You may want to tackle the entire course in a day or more likely take several days to really experience the bush, forest and historic landmarks along the way.
The trails are suited to off-road mountain bikes, and are graded level 4 (advanced). The southern and northern ends of the course are mainly grades 1-2 - these include Lake Karapiro, closest of the lakes to Cambridge, as well as Lake Whakamaru and Lake Maraetai. Lakes Waipapa and Arapuni are graded 2-3.
The pathway passes through farmlands, reserves and across boardwalks, while stories of the local history are told on signposts beside the track. The trails are a wonderful chance to get away from the hubbub of city life and experience the freedom of the country.
The Waikato River Trails are listed among the 18 Great Rides under Nga Haerenga, The New Zealand Cycle Trail.
The best time of year to ride the trail is between September and May.
To access the trails from Cambridge, head south on State Highway One and turn off at Horahora Road. Go 5kms to the Pokaiwhenua Bridge car park which is the starting point of the Karapiro Trail.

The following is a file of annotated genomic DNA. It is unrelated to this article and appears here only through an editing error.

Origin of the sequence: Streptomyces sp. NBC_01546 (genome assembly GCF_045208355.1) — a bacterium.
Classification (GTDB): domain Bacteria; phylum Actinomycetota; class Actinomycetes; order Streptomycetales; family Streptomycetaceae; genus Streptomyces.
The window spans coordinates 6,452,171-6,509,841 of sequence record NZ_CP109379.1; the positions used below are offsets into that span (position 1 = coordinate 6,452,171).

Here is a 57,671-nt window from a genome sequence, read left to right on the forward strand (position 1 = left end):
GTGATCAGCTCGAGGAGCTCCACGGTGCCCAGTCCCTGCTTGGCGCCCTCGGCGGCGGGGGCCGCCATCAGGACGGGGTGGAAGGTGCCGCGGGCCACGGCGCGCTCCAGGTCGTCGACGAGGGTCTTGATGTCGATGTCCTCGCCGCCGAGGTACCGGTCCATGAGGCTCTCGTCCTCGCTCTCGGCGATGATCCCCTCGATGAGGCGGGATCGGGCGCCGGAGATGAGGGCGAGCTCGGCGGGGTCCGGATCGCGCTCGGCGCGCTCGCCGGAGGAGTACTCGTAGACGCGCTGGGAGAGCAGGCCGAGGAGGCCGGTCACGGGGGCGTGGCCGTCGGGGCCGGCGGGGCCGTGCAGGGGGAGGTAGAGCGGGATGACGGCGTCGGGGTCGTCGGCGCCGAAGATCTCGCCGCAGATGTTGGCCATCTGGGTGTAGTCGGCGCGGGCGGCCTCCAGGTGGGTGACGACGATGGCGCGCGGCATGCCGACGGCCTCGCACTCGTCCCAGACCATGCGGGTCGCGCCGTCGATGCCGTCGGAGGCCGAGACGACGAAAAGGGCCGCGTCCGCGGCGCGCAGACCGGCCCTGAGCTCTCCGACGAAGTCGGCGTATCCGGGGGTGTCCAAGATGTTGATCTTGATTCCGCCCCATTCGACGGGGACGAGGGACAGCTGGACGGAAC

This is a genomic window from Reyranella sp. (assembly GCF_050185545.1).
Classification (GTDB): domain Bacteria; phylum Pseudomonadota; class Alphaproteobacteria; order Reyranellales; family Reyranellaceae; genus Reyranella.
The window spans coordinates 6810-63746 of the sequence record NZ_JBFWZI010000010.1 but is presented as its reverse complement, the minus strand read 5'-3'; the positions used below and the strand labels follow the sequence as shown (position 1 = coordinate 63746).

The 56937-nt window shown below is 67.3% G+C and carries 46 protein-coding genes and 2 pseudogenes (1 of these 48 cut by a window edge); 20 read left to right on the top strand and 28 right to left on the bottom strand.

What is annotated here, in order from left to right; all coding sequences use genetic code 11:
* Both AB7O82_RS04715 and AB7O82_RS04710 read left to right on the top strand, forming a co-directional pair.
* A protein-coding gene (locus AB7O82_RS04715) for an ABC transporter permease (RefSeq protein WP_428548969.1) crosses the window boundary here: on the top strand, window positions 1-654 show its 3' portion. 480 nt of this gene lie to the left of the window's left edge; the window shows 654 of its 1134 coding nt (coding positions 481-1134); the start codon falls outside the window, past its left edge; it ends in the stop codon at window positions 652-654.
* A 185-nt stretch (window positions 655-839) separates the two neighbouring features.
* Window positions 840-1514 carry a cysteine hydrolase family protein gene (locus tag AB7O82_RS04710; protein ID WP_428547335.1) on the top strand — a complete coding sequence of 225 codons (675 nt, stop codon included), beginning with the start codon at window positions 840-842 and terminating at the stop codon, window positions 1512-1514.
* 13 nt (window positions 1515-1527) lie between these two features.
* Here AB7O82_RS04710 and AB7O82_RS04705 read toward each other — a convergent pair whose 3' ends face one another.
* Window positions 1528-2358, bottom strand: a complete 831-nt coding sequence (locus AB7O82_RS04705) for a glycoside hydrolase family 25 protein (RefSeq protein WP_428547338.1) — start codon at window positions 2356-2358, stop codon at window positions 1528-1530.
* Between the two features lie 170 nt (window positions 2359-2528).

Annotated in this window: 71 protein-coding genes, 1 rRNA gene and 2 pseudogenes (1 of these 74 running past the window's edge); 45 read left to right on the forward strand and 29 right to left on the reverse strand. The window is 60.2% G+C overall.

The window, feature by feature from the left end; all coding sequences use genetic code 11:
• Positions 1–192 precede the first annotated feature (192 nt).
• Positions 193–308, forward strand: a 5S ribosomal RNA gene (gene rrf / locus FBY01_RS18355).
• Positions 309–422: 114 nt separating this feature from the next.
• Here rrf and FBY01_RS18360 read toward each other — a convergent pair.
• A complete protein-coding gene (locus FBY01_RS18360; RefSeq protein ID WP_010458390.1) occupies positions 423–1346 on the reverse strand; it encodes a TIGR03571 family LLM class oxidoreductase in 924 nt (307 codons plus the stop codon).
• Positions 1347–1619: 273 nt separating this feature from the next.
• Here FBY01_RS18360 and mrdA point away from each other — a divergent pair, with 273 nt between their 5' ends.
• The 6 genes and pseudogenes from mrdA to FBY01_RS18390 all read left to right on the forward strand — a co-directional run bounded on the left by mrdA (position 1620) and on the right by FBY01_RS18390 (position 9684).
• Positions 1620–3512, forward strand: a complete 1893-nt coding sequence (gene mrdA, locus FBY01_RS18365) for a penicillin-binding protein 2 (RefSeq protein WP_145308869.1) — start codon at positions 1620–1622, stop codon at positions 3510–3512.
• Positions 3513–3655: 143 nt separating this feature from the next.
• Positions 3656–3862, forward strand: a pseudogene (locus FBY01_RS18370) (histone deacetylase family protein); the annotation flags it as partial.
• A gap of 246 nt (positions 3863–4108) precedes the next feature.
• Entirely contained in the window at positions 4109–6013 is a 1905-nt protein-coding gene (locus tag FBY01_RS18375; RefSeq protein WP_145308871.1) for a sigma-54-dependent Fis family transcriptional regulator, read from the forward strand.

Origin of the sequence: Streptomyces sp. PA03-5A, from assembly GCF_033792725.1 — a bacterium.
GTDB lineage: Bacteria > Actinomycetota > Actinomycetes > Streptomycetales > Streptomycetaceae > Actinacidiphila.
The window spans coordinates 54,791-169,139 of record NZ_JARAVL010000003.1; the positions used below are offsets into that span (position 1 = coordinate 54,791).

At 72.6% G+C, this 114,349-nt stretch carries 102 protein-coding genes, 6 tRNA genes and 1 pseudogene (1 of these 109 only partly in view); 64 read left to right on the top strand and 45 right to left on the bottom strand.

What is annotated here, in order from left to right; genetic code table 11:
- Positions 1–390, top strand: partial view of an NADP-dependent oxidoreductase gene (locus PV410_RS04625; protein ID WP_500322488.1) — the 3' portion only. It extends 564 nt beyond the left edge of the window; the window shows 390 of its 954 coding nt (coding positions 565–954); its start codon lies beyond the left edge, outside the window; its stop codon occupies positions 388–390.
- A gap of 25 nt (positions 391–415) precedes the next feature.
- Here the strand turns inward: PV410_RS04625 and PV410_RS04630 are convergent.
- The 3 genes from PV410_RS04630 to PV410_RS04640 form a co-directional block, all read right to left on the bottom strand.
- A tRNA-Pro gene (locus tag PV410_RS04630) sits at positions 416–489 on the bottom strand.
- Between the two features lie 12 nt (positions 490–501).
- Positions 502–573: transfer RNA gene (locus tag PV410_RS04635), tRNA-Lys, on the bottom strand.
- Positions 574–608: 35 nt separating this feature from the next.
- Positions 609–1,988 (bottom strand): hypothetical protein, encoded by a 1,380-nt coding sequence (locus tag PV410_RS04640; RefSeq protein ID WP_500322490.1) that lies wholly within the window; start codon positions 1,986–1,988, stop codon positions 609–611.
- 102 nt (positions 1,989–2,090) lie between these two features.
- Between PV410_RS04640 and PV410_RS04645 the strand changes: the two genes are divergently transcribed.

Partners in the trails are the Waikato Rivers Trails Trust, the New Zealand Cycle Trail project, South Waikato District Council, Waikato Regional Council and Taupo District Council. Mighty River Power are the trail's major sponsor.
Connecting Cambridge to Karapiro is the recently completed Te Awa walk/cycle way which is just over 8km of dedicated pathway to the Mighty River Domain on the shores of Lake Karapiro.
Mostly flat, the cycle way runs adjacent to Maungatautari Road and is an enjoyable safe way to explore beyond the town.
Imagine a place where people can learn how important wetlands are, the human benefits they provide and the unique plant and animal communities they support.
Visit Rotopiko Reserve for a pest-free picnic. Enjoy easy walks, lake views, ancient swamp forest, rare plants and native birds.